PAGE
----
Someone turned up a small kit so I tried that too. I may well be the only drummer in history
to ask that the playback level in his headphones be turned down so that I could hear what I
was doing with the sticks. A combination of the quality of kit and player does not explain, to
my satisfaction anyway, just why the drums are so low in the mix . Whatever! These two
pieces, or these versions of them, have a different line up but not one that could be used
live.....

When we came to recording One Day a New Horizon, we decided against using a bass guitar.
I had not learned all of the bass lines anyway and there was concern over fret-buzz and
squeaks as my delicate fingers battered the fretboard. So, the bass lines were recorded by
Rory on a synth, something that a later review found quite objectionable!

Fortunately, we also had a proper drummer by this time. The album is far better for it!
Being serious, I do remember the recording to be fun. It was hard work, lots of takes and
one or two arguments. While some reviews make much of the raw unpolished edge the album
retained, we also spent a lot of time working on the mixing. Hours and hours, in fact: many
of them those small ones between one day and the next. There's a lot of music contained on
what was essentially an 8-track analogue recording. Yes - that's right! No big studio. No
gadgets, compressors. Sam Small the engineer was enthusiastic, knowledgeable and
infinitely patient. He used a bit of reverb and chorus here and there to good effect. The
result? 250 copies of our album. Ours to pass on to the general public. Almost 25 years on,
it is mildly amusing that New Horizons Music took orders for more albums in two weeks than
we sold in 2 years back in 1982! I guess Protos music has been like a fine wine - it takes 25
years to mature properly. Shame about the musicians!
By this time, with Rory entrenched in the Music and Drama departure at Chichester College of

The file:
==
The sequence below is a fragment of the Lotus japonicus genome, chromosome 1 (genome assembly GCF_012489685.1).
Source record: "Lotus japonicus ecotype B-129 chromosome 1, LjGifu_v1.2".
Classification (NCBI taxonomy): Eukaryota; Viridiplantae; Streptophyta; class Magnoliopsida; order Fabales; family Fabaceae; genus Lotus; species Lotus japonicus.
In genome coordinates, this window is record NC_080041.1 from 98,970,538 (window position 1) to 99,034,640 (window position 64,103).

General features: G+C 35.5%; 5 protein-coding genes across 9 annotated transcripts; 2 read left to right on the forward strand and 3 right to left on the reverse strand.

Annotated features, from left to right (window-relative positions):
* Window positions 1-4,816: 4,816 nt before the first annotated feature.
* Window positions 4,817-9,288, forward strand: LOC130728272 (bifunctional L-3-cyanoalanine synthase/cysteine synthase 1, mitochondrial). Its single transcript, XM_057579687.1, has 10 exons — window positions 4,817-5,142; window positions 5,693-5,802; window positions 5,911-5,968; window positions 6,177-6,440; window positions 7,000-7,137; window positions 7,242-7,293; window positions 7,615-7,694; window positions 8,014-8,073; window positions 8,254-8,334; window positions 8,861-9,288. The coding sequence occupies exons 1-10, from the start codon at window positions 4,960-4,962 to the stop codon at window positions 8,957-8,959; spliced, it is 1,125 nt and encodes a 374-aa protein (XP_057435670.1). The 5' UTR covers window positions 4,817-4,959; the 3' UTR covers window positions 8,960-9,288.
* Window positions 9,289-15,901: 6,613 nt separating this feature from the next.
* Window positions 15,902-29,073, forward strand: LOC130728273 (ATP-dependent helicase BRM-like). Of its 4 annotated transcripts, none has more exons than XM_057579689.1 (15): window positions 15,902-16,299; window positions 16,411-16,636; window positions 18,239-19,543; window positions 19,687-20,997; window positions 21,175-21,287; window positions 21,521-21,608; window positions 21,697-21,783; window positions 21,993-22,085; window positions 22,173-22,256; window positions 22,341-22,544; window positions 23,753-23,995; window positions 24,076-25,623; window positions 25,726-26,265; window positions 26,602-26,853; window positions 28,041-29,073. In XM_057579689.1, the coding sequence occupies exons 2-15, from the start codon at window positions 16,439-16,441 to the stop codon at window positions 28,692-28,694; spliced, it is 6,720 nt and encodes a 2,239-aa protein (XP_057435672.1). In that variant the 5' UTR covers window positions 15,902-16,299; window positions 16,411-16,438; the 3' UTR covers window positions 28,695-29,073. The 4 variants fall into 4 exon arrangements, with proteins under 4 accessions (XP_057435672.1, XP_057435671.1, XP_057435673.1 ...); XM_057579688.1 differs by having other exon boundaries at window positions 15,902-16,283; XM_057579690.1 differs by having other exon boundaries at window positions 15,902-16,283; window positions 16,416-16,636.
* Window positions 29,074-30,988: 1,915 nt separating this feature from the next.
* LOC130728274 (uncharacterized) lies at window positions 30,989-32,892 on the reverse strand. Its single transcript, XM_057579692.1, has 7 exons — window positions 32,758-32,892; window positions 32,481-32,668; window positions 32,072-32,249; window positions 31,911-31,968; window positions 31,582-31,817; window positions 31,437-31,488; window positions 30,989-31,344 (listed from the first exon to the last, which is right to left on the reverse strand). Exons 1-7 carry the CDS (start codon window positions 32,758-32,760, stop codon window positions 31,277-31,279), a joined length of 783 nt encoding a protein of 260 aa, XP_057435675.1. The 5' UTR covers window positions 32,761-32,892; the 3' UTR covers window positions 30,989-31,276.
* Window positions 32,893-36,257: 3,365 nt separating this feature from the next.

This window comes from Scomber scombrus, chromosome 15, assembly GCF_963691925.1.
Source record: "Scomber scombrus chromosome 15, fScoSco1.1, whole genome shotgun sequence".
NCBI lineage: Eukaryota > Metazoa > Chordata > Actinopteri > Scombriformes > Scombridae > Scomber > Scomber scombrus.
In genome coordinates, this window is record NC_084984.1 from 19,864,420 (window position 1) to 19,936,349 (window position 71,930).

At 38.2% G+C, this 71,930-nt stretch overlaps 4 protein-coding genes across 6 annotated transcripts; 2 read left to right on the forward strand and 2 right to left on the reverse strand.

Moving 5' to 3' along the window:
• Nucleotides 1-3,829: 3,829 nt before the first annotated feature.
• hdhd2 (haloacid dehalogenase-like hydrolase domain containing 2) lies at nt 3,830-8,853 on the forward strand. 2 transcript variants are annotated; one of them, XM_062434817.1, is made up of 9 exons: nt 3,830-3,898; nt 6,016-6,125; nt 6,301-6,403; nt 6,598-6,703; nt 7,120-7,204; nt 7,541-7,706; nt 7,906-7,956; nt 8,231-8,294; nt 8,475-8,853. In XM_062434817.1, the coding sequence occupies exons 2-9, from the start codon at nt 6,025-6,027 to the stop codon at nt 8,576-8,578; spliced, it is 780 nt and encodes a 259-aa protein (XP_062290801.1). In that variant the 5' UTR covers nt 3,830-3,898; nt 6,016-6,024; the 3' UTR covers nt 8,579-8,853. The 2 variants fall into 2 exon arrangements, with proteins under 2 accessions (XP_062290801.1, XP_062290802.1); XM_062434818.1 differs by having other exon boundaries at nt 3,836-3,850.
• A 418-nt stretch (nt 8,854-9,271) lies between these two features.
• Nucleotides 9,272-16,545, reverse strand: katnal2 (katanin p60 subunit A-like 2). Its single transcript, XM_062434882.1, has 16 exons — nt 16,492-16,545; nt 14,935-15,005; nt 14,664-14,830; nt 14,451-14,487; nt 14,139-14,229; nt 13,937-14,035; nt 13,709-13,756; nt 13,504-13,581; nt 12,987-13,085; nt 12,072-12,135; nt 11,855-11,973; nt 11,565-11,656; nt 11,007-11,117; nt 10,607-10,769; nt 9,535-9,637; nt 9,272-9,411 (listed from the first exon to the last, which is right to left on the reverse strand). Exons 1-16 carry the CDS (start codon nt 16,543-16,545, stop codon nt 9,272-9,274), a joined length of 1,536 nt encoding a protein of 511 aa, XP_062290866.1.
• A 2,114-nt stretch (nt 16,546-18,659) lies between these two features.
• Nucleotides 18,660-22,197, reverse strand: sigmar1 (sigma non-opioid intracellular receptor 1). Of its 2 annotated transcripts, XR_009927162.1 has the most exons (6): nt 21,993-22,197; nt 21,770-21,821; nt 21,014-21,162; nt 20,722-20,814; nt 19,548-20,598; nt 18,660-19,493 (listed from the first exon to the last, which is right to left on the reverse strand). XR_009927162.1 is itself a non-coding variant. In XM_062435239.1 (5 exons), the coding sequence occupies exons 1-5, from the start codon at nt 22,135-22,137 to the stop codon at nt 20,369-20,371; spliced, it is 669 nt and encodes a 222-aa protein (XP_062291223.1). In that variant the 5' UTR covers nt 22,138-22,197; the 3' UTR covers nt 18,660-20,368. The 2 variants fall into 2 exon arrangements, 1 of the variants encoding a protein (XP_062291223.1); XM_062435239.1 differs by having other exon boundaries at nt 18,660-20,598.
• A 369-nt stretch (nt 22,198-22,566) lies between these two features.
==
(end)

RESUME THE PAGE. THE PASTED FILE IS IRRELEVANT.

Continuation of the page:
Technology, the action switched to a new venue. A good time to pass the baton....

The Regular Guys


"Hi Guys, I'm from out of town"......no, no, no that comes much, much later!

Hi Guys and Gals! Steve's right. From 1982 onwards, the main action regarding the band
took place in Chichesters' technical college. I enrolled on a jazz/popular music course. This
made it much easier to rehearse. We could bash drums and kick guitar amps without the
neighbours complaining. It also gave me some headaches. Suddenly I was surrounded by
young wannabes desperate to get in on the act. With an album coming out we must have
looked like the next big thing.

The first dilemma took place when we felt Neil's enthusiasm was waning. He was working
full-time (as was Steve) and this made it harder for him to commit to long rehearsals. In the
music department, we had the seasoned QE2 jazz drummer Andy McBride and the whirlwind
Iain Carnegie. Andy was one of the most accomplished drummers I had (and have) ever
met. Iain, on the other hand, loved both the Protos music as well as the rock bands that
Steve and I liked. It was tough and competitive. Iain was raw and inexperienced, but we felt
he had potential in ways that Andy did not (not least because he could write prog rock as well
as play it). Andy was steeped in the regular rhythms of jazz. Iain was more familiar with the
odd-ball rhythms of prog rock. The choice became clear when I had a chance to play with
them both.

One night, Iain's band Nightflight had a problem. Their keyboard player could not make a
gig. Rather than cancel, I frantically learned enough of the set to play with them. This was
my first chance to see Iain playing drums close up. Impressive. I then watched him at "Rock
at the Regis" (Nightflight played the same gig at Protos once). Also impressive. And raw.

Andy was in my jazz/popular music class so we played together frequently, including a gig
where we played Protos music arranged for clarinet and flute. We also performed together in
a pit band for the drama productions. Sometimes, when I practiced Protos material, Andy
would wander in an just join in. Justin-Warburton Brown, later a guitarist for Protos was also
in that group. I can remember the moment I thought Andy was the wrong drummer and Iain
the right one. We were playing a composition that Justin had written for his course. It
switched between 5/8 and 7/8 frequently. Andy, who could play traditional jazz drummers
off the park, occasionally dropped a beat and the 7/8 would become 4/4. In the end it was
simple. In the prog rock band, we needed a prog rock drummer - someone who could live,
breathe and sleep non-traditional rhythms. That someone was Iain.

When Steve and I told Iain he was in the band, he almost wet his pants with excitement.. It